Nav: Home

Breast milk analyses show new opportunities for reducing risk of childhood obesity

April 10, 2019

BOSTON - (April 10, 2019) -- New research suggests the composition of breast milk in normal weight mothers differs from that of overweight mothers, and that variations in small molecule metabolites found in breast milk are possible risk factors for childhood obesity. The new research is published online in The American Journal of Clinical Nutrition.

It's known that maternal obesity is one of the strongest predictors of childhood obesity. "Childhood obesity increases risk for type 2 diabetes, and a host of other health complications. Our aim is to identify the earliest risk factors that predict obesity in children," says study lead author Elvira Isganaitis, MD, MPH, a pediatric endocrinologist at Joslin Diabetes Center. "We know that one of those factors is nutritional exposures in the postnatal period."

In collaboration with colleagues from the University of Oklahoma Health Sciences Center and the University of Minnesota, the researchers analyzed breast milk content and infant body measures (fat and muscle) at both one month and six months of age in 35 mother-infant pairs. Mothers were classified by pre-pregnancy body mass index (BMI) less than 25 (normal) or greater than 25 (overweight/obese).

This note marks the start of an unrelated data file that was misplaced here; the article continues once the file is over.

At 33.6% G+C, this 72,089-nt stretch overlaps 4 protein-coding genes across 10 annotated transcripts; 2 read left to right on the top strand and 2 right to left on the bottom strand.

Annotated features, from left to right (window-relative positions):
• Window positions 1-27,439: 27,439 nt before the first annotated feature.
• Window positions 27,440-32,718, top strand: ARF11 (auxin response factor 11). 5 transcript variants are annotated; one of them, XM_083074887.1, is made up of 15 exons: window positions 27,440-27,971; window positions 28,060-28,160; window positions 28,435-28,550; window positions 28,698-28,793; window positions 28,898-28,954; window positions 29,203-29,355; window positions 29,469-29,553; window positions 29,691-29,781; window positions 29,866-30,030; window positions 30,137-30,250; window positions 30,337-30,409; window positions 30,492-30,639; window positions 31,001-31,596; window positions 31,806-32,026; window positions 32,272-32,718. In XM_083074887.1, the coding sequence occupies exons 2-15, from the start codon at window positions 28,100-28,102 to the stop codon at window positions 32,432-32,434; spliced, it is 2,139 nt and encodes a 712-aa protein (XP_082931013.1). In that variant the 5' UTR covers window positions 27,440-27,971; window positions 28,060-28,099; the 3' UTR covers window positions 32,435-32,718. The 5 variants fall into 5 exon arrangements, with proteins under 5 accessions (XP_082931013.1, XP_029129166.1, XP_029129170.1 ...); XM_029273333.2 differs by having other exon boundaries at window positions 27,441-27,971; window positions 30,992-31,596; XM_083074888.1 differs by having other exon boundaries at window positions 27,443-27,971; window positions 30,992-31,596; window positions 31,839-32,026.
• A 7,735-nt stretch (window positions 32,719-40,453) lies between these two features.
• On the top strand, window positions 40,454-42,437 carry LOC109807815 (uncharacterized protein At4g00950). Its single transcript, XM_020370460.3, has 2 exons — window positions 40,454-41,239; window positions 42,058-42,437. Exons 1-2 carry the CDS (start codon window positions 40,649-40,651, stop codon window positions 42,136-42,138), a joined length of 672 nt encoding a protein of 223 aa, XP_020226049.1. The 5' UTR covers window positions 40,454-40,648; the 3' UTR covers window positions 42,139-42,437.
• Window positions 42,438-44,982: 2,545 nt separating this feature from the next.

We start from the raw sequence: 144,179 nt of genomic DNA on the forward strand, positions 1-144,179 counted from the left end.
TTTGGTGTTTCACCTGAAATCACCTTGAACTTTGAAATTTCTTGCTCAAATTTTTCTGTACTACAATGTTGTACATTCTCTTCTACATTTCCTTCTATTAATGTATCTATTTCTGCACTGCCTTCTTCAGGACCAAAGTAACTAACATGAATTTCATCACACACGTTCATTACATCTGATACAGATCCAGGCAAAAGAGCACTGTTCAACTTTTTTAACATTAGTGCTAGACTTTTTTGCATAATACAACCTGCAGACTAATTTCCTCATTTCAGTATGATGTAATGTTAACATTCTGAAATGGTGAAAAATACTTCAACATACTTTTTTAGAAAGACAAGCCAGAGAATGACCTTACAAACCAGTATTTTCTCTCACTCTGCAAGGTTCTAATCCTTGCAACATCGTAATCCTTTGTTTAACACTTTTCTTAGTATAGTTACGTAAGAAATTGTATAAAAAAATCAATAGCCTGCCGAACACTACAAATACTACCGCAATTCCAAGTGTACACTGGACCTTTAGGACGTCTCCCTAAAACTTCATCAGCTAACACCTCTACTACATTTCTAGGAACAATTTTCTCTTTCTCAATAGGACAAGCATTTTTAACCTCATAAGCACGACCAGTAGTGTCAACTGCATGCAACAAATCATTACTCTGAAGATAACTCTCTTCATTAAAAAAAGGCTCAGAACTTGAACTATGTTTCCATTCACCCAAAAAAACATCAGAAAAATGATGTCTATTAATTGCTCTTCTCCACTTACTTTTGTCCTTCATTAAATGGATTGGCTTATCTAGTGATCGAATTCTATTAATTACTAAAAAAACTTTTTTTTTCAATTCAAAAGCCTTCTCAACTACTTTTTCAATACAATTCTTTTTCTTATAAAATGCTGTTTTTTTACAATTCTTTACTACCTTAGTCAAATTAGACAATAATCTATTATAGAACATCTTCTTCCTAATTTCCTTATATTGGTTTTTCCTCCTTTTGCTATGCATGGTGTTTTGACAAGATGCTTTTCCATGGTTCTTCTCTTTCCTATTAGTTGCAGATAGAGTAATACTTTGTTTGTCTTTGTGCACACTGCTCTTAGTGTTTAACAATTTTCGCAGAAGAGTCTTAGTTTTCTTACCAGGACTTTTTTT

Prior to 2010, there wasn't much known about the composition of human breast milk beyond basic macronutrients, says study senior author David Fields, PhD, an associate professor at the University of Oklahoma Health Sciences Center and an expert in pediatric diabetes. "Our research digs deeper into the composition of breast milk, beyond simple carbohydrates, protein and fat."

Using the technological advance of metabolomics analyses (a technique for large-scale studies of small molecules involved in metabolism), Dr. Isganaitis and collaborators analyzed the concentration of 275 individual small molecule metabolites in breast milk. The aim was to identify the molecular features of breast milk according to the mother's weight status (normal versus overweight/obese) and then to determine if any differences predicted excess weight in the first months of the infant's life.

At one month of age, 10 metabolites were found that differentiated overweight/obese mothers from lean mothers. Of those, four were identified as nucleotide derivatives and three were identified as complex carbohydrates called oligosaccharides, which may alter the gut microbiota. At six months of age, the analysis revealed that 20 metabolites differed in overweight versus lean women. Additionally, milk adenine in obese mothers was associated with greater weight gain in infants.

While only modest differences in the milk composition between obese and lean mothers were found (10 at one month and 20 at six months, out of 275), this is the first in-depth study where we could see which substances in breast milk were more abundant in women who were overweight and which ones were lower, says Dr. Isganaitis. "Our findings suggest that a specific mix of factors --- nucleotide derivatives and complex carbohydrates -- could be therapeutic targets to improve the profile of breast milk and possibly protect children from obesity," she says.